Scientists can now measure activity of key cancer cell-survival protein, an important step toward inhibiting it
A recent study from the University of Michigan Life Sciences Institute and the University of California, San Francisco, has opened new options to further develop a potential cancer-fighting therapy, clearing an early hurdle in the lengthy drug-discovery process.
The findings, published in the Journal of Biological Chemistry, reveal new ways to measure the activity of a protein that is associated with poor prognosis in cancer patients—heat shock protein 70, or Hsp70—and remove a barrier to developing potential Hsp70-based therapies.
When Hsp70 is present in increased levels, cancer cells are more likely to survive and become resistant to chemotherapeutics. Conversely, when this protein is inhibited in cells, tumor cells are less able to divide, and they eventually die.
Because of its apparent role in cancer cell survival, researchers are interested in developing drugs that block the protein's activity. But these efforts have been hindered by a lack of Hsp70 biomarkers—measureable surrogates that scientists can evaluate to ensure the compounds they are testing really do what they are supposed to do.
Scientists have found some small molecules that affect Hsp70 in an artificial environment, where they can directly measure Hsp70 activity. To move to the next steps in drug development, researchers need to know how the protein is responding in its natural environment.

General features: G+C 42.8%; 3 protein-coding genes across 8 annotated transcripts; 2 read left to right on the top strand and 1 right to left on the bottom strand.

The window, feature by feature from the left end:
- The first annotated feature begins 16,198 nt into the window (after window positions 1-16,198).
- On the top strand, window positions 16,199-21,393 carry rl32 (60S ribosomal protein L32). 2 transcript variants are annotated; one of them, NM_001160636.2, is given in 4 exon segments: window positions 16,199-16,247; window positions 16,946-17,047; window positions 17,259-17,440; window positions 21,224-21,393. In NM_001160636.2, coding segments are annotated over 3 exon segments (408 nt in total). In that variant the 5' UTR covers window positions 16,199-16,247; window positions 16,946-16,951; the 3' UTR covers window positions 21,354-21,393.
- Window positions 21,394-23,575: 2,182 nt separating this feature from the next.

"And it's a lot more difficult to measure Hsp70 inhibition in a cell," says lead study author Laura Cesa, Ph.D, a former U-M Program in Chemical Biology graduate student, now at the University of Copenhagen Biotech Research & Innovation Centre.
For this study, the researchers set out to determine whether Hsp70 has its own specific client proteins—other proteins that can serve as biomarkers for Hsp70.
"This was an interesting question from a basic research standpoint, but it also has exciting therapeutic indications," Cesa explains. "If we can show that inhibiting Hsp70 results in the degradation of its specific client proteins, then those could be used as biomarkers for future development of Hsp70 drugs for cancer therapy."
The team succeeded in identifying client proteins whose levels can be measured and are directly tied to the activity of Hsp70, meaning they can serve as a proxy for measuring Hsp70.
These biomarkers will now enable scientists to take the small molecules that inhibit Hsp70 in artificial environments and begin testing ways to develop them into actual cancer therapeutics.
The significance of these findings led the study to be chosen as the JBC Editors' Pick for the February 16 issue. This honor is reserved for the top 2 percent of the more than 6,600 papers published in the journal each year, in terms of the overall importance of the research.